India’s experience in Mauritius has been similar. As with the Seychelles, New Delhi closed an infrastructure agreement in 2015 that was seen as a precursor to a potential Indian military base on the islands of Agalega. Chinese money has since come pouring into Mauritius – including $700 million for a special economic zone – possibly stalling momentum toward an expanded Indian military presence. In the Maldives, meanwhile, the China-backed government in June declined to renew an agreement allowing a small Indian military presence on the archipelago and joint maritime patrols. (The government was voted out of office last month, and the Indian military contingent reportedly has yet to leave the Maldives.) China, too, is learning firsthand the difficulties of navigating domestic political complications and sovereignty concerns in its Belt and Road Initiative projects.
Nevertheless, India is already operating a coastal surveillance radar station in Mauritius, as well as one in Madagascar. It may also gain entry to the naval base on the French island of Reunion, between Mauritius and Madagascar, thanks to its new logistics exchange agreement with Paris. Furthermore, just northeast of Mauritius is the British-owned Diego Garcia atoll, home to the largest U.S. military base in the Indian Ocean, which India may soon have access to under its recent deals with Washington.
Taken as a whole, India’s expansion highlights both its enduring limitations and its value as a partner for other powers. The country is still struggling to win the necessary support of regional states to build out its own network of bases. Like China, India is finding that small countries tend to be quite adept at playing competition between larger rivals to their benefit – and extraordinarily averse to the risks of getting caught in the crossfire of a conflict between great powers. But New Delhi does not have pockets deep enough to easily lock down political support for a substantial military presence across its periphery, nor does it have the military power to make it clear that an Indian security presence is the best and only option for states in the region.
Then again, India also doesn’t have to carry the burden of its defense imperatives alone, unlike China. It merely needs to prove itself valuable to outside powers – the U.S. and its allies in particular – and to smaller, strategically located states that are wary of China’s rise. These countries have ample interest in giving India the access to bases it needs to play its role, meaning India doesn’t have to build a network of facilities from scratch, an immense undertaking. This goal, in part, drives India’s contributions to securing sea lanes around the Arabian Peninsula, and it would also drive the country’s willingness to join multinational operations around chokepoints in Southeast Asia should push come to shove with China.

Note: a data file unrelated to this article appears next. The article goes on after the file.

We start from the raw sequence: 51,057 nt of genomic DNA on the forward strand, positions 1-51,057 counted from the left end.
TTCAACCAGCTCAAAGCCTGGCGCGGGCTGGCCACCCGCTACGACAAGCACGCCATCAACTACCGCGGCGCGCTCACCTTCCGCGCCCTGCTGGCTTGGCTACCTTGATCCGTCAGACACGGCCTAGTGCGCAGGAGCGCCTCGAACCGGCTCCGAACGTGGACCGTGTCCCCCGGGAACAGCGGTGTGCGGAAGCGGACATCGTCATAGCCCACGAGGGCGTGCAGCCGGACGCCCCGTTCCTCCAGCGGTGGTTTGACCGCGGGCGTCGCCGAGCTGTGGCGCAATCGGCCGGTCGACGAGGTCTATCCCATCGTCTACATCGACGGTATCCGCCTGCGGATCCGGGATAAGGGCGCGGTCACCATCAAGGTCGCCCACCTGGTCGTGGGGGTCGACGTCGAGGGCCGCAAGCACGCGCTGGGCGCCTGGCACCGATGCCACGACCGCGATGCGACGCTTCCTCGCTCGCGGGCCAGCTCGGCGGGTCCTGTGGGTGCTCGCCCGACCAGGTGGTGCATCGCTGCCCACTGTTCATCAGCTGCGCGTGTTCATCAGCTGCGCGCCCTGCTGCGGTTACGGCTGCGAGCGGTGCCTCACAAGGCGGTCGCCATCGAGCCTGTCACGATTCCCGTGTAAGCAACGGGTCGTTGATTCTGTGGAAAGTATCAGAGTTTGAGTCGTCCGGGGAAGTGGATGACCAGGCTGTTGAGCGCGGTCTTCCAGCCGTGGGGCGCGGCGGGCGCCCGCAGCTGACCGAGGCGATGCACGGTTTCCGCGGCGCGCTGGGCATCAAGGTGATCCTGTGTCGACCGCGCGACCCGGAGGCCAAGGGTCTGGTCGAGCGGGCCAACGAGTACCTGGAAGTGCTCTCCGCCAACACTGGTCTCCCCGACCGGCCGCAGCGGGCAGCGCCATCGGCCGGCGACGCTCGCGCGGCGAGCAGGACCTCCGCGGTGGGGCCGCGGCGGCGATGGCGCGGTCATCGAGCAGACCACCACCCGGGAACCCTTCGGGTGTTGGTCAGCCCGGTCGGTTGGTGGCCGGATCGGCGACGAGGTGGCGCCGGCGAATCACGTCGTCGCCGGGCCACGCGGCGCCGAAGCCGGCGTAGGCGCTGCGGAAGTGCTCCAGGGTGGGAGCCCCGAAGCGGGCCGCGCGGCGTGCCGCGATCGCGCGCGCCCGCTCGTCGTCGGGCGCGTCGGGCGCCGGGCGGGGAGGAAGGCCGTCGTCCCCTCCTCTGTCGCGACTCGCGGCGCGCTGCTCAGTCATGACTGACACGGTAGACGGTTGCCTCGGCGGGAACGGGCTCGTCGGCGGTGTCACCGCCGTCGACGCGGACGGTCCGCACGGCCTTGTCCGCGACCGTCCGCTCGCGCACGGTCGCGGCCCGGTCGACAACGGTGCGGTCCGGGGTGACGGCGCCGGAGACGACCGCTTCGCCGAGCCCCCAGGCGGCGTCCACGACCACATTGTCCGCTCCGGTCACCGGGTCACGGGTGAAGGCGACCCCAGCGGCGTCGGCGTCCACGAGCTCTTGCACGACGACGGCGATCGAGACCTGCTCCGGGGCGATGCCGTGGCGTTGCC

India is not preparing for an inevitable war with China. Of course, New Delhi wants to be ready for that and all possibilities. But like its partners in the Quad security alliance – Japan, Australia and the United States – India’s overriding goal is to make it exceedingly unwise for China to ever try to start a war in the first place. Japan, India and Australia have ample overlapping interests and little reason to be suspicious of one another’s long-term intentions. They’re separated by several thousand miles, though, and their respective naval buildups have focused on developing the capabilities to address threats in largely discrete spheres. Left to their own devices, each would be overly dependent on the U.S. to counter a challenge from China directly on its behalf.
Given the possibility that the U.S. might be tied down elsewhere, or simply be disinclined to make a costly intervention in regional affairs, there is a risk that China could one day see an opening to exploit the gaps in Australia’s, Japan’s and India’s respective capabilities and reach, and that it would try to address its own geographic vulnerabilities by force. That’s why each country is moving to put the pieces in place for a lasting containment structure in advance – the geography of which could make it vastly greater than the sum of its parts.